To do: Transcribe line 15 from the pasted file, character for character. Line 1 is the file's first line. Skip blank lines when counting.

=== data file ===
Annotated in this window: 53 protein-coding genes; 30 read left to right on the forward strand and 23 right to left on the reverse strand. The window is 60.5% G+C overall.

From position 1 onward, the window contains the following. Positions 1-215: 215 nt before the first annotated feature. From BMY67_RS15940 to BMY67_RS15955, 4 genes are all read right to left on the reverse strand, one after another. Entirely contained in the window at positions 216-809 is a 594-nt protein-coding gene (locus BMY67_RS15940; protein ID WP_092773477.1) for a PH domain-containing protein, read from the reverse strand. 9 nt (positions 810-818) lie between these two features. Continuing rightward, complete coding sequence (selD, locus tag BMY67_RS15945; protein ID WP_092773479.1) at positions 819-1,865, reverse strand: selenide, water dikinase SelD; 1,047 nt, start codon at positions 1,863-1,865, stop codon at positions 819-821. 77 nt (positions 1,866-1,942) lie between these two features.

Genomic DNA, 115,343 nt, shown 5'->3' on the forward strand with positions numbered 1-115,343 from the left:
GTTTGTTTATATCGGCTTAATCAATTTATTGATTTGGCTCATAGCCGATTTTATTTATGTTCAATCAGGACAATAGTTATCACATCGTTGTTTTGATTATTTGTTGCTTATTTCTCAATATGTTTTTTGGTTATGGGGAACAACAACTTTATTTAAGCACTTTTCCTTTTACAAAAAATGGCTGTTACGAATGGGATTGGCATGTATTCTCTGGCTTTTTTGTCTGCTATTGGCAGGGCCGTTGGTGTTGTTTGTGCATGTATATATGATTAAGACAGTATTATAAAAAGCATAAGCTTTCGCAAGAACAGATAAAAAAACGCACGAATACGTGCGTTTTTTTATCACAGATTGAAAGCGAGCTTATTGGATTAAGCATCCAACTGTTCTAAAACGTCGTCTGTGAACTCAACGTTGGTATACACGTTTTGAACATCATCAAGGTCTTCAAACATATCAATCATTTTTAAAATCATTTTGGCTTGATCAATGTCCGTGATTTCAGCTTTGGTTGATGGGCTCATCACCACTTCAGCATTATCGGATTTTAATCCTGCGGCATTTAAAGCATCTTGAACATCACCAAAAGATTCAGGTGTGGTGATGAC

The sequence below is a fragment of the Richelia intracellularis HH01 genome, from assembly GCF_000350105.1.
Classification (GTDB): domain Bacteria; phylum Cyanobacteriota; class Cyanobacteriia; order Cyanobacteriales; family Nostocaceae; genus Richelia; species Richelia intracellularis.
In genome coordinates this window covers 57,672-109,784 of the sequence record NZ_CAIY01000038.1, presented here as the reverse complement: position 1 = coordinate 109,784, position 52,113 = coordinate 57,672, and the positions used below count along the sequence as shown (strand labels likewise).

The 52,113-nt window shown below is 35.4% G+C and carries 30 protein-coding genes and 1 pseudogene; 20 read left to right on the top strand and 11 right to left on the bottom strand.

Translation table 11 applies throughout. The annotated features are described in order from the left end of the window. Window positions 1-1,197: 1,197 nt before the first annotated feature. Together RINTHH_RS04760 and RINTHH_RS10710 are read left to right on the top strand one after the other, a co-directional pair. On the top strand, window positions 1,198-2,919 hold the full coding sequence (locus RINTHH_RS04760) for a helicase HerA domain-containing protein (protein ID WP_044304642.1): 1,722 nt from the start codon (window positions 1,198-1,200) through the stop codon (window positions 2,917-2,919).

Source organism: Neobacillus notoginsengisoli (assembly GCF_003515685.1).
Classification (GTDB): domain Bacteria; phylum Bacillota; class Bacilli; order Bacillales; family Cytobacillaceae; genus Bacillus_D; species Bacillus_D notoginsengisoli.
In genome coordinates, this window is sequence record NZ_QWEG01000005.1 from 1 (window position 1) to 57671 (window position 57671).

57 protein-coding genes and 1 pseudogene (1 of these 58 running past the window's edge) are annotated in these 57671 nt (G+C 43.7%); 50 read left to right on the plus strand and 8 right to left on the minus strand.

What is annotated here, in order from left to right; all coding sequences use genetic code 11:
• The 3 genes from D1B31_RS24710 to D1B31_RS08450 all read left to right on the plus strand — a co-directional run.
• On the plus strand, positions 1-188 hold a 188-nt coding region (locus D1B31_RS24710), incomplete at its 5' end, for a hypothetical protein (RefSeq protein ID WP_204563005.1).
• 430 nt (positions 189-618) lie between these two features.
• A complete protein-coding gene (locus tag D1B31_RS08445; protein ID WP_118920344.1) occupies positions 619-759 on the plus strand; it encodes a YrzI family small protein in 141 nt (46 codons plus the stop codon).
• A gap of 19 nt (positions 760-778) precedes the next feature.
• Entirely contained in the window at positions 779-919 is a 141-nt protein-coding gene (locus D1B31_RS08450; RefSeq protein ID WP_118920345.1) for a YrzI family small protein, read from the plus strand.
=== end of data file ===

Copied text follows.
• The 3 genes from D1B31_RS24710 to D1B31_RS08450 all read left to right on the plus strand — a co-directional run.